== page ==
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Remarkable Rachel 1979-2015

April 2, 2015 @ No Comments

Believe it or not, I am a private person. So it takes an extraordinary circumstance for me to type what I am about to. The subject matter is an extraordinary person, our daughter Rachel (first-born of my wife and me).

A parent could not want a better daughter than our Rachel.

A parent could not want a better daughter than our Rachel.

***

Ahh-boo, ahh-boo,
Who loves you
Like your mom and daddy do?

Ahh-boo, ahh-boo,
Who loves you
Like your mom and daddy do?

Who loves you
Like we do?
Who loves Rachel
Through and through?

Ahh-boo, ahh-boo,
Who loves you
Like your mom and daddy do?

Ahh-boo, ahh-boo,
Who loves you
Like your mom and daddy do?

Who loves you
Like we do?
We love Rachel
Through and through!

When Rachel was a baby, that was a tune that I made up and sang as a lullaby to help her fall asleep. Remarkably, it worked. Even more remarkably, my singing voice (if you can call it that) did not damage her ears or anything else physically or psychologically.

Rachel and Tyler at his second birthday party.

Rachel and Tyler at his second birthday party.

She was an infant who did not sleep through the night. After three months of first-time parents who had no clue what to do, there came a 2:30 a.m. without noise. No crying. No whimpering. Not a sound. So naturally I had to go into her room and check in her crib to make sure she was breathing. Sure enough, she was. For two parents at wits end, it was a miracle.

That was 1979. Fast-forward to 2015.

Ahh-boo, ahh-boo,
Who loves you
Like your mom and daddy do?

Ahh-boo, ahh-boo,
Who loves you
Like your mom and daddy do?

Rachel, Brad, Tyler and her stepkids.

Rachel, Brad, Tyler and her stepkids.

Who loves you
Like we do?
Who loves Tyler
Through and through?

Ahh-boo, ahh-boo,
Who loves you
Like your mom and daddy do?

Ahh-boo, ahh-boo,
Who loves you
Like your mom and daddy do?

Who loves you
Like we do?
We love Tyler
Through and through!

That revised tune was one that Rachel, who longed to be a mom but could not conceive because of medical issues, sang to a toddler she and her husband Brad had taken in as foster parents in 2013. A toddler whom they hoped to adopt. Word recently came to the loving couple that the lovable lad soon would be their adopted son.

Rachel and Tyler as cute as can be (March 2015).

Rachel and Tyler as cute as can be (March 2015).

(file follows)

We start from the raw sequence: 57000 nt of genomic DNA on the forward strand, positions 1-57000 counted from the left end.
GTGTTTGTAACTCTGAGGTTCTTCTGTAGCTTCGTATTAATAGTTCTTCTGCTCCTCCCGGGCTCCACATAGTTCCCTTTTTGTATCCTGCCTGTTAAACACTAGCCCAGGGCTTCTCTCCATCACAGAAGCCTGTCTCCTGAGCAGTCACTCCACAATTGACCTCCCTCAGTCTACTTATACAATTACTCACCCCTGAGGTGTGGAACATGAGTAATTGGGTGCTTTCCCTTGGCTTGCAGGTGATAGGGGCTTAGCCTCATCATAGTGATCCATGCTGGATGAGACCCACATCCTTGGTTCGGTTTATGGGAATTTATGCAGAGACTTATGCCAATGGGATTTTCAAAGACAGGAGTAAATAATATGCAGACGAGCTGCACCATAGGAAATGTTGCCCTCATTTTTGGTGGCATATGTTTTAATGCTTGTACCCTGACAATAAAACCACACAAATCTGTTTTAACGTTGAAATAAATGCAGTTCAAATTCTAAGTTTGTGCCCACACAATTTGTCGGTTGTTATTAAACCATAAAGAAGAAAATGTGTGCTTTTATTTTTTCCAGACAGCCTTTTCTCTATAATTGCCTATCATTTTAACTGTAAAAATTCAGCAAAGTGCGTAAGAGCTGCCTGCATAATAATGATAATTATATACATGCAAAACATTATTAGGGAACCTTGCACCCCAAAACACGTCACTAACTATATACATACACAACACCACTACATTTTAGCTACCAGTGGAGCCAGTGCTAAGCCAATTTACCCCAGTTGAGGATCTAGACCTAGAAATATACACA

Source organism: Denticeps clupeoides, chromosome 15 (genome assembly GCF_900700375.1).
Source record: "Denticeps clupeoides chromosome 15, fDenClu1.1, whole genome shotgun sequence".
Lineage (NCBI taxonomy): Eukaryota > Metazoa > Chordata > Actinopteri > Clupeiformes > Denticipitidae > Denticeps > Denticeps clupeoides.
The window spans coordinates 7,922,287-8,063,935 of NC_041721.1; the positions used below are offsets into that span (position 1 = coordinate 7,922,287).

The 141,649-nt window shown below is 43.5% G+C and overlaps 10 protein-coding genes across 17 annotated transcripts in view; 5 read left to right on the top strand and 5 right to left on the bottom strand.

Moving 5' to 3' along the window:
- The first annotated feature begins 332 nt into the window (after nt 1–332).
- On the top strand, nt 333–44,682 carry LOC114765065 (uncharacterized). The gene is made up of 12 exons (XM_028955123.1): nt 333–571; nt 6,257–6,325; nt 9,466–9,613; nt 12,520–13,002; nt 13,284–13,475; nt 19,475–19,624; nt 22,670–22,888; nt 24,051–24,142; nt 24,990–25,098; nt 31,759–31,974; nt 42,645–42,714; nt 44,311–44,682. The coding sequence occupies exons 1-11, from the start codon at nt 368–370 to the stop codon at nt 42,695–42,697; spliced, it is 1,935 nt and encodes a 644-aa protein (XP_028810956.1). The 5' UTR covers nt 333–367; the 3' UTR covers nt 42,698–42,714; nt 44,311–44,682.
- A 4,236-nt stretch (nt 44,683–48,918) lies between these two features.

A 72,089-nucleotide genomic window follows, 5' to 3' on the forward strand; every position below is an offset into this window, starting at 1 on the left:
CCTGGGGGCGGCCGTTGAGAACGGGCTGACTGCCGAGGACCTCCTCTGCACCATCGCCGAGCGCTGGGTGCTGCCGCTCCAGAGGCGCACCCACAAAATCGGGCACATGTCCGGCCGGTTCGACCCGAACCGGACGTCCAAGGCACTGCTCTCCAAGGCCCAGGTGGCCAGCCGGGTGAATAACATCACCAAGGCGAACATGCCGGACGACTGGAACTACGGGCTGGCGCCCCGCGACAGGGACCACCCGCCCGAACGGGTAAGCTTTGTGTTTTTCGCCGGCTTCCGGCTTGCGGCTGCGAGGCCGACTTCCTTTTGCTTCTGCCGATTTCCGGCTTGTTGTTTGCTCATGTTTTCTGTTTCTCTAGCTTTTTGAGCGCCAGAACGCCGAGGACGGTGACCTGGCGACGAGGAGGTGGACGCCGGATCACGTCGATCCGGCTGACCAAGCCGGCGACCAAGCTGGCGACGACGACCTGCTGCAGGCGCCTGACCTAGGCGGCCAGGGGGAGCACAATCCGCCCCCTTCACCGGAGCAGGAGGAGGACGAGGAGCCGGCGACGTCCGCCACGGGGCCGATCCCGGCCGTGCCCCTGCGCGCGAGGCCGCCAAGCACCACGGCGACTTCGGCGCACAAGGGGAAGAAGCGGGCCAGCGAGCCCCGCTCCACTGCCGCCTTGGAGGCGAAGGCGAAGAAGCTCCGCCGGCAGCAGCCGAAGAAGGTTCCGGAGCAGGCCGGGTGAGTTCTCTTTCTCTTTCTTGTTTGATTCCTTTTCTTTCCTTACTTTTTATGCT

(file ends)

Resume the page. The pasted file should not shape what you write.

Nothing made Rachel and Brad (not to mention his future grandparents) happier. Although I had initial apprehension about adding another child to her crowded schedule that included being a success in the world of insurance, my brother Rob assured her a couple of months before he died that I would come around. And as usual, Rob was right.

Rachel’s road to happiness had more than its share of obstacles, not the least of which was having Crohn’s Disease (a chronic inflammatory disorder of the gastrointestinal tract). Her disease was diagnosed when she was 9. She ultimately had three major surgeries that left her with an ostomy bag (an external bag to gather her waste matter when her personal plumbing was rerouted). She wore the bag on the lower part of her stomach. If you think that doesn’t sound like fun, you are correct. But Rachel did not let the bag define her or rule her life.

Blackhawks fans Rachel and Brad.

Blackhawks fans Rachel and Brad.

To look at our beautiful daughter, you never would guess she had been ravaged by the disease and treatment for it. Her writing, especially about dealing with Crohn’s, made me at best the second-best writer in the family.

Speaking of family, she became a stepmom — to three boys and a girl — when she married Brad. And those children could not have asked for a better stepmom (and, yes, this is perhaps a biased — although definitely accurate — assessment). Loving those youngsters as if they were her own was the only way Rachel knew how to treat them.

Ahh-boo, ahh-boo,
Who loves you
Like your mom and daddy do?

Ahh-boo, ahh-boo,
Who loves you
Like your mom and daddy do?

Rachel, Brad and Tyler had great fun at Halloween.

Rachel, Brad and Tyler had great fun at Halloween.

Who loves you
Like we do?
Who loves Rachel
Through and through?

Ahh-boo, ahh-boo,
Who loves you